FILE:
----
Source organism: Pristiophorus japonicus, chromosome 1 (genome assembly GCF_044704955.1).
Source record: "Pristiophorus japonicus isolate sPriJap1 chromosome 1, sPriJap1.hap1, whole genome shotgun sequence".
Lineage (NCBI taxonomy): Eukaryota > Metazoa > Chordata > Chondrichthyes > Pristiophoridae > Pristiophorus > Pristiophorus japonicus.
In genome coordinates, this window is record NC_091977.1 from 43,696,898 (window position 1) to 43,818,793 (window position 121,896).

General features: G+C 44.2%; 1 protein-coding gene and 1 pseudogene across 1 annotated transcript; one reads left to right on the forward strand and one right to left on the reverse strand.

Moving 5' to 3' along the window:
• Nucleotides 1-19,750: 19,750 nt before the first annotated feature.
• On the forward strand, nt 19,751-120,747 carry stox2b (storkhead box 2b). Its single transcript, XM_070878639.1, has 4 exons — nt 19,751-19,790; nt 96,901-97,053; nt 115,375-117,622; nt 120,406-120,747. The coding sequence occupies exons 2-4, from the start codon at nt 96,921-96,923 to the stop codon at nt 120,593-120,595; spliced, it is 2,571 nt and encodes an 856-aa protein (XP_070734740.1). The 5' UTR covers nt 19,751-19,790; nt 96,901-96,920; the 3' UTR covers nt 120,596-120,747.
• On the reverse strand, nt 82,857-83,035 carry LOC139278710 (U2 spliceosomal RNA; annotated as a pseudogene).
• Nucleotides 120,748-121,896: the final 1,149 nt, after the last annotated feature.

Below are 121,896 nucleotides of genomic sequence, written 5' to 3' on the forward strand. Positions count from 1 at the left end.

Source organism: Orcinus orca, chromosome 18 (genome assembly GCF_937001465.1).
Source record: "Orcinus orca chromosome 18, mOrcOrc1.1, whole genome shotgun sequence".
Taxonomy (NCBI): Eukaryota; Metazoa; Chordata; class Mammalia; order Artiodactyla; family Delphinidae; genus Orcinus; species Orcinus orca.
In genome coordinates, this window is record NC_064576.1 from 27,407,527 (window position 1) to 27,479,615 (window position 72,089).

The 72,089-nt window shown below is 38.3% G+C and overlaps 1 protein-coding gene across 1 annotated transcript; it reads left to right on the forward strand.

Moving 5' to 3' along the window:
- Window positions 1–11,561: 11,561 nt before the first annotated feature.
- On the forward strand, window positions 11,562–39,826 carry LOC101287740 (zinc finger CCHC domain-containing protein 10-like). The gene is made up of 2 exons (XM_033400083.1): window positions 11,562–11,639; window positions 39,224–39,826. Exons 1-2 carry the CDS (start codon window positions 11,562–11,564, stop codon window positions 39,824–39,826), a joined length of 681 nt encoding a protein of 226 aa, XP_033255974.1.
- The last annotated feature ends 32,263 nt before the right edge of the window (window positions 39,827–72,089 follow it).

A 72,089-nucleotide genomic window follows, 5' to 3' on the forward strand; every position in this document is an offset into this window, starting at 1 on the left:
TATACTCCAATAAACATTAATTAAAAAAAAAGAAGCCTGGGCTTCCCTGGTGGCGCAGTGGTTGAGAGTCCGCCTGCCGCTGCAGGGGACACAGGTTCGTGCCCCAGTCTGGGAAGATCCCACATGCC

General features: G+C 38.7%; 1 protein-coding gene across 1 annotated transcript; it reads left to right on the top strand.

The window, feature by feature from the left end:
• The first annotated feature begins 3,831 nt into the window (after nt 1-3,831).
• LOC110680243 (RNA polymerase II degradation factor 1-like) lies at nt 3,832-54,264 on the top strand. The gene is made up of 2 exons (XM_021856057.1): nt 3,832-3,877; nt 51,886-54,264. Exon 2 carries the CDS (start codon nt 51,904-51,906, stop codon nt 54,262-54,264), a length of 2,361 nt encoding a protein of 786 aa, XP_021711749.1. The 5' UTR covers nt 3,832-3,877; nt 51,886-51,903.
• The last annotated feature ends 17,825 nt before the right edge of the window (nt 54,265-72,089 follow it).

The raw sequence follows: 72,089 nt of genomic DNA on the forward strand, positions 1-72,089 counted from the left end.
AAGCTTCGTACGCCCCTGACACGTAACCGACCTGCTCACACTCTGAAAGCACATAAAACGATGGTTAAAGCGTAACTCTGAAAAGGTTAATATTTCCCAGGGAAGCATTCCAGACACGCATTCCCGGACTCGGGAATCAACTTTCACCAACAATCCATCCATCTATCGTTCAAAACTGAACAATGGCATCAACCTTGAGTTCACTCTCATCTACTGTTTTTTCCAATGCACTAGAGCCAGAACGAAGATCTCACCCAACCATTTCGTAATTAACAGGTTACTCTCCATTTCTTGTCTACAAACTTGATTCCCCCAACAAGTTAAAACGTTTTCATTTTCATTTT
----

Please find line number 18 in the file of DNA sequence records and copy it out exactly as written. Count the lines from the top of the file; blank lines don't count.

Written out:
- Window positions 1–11,561: 11,561 nt before the first annotated feature.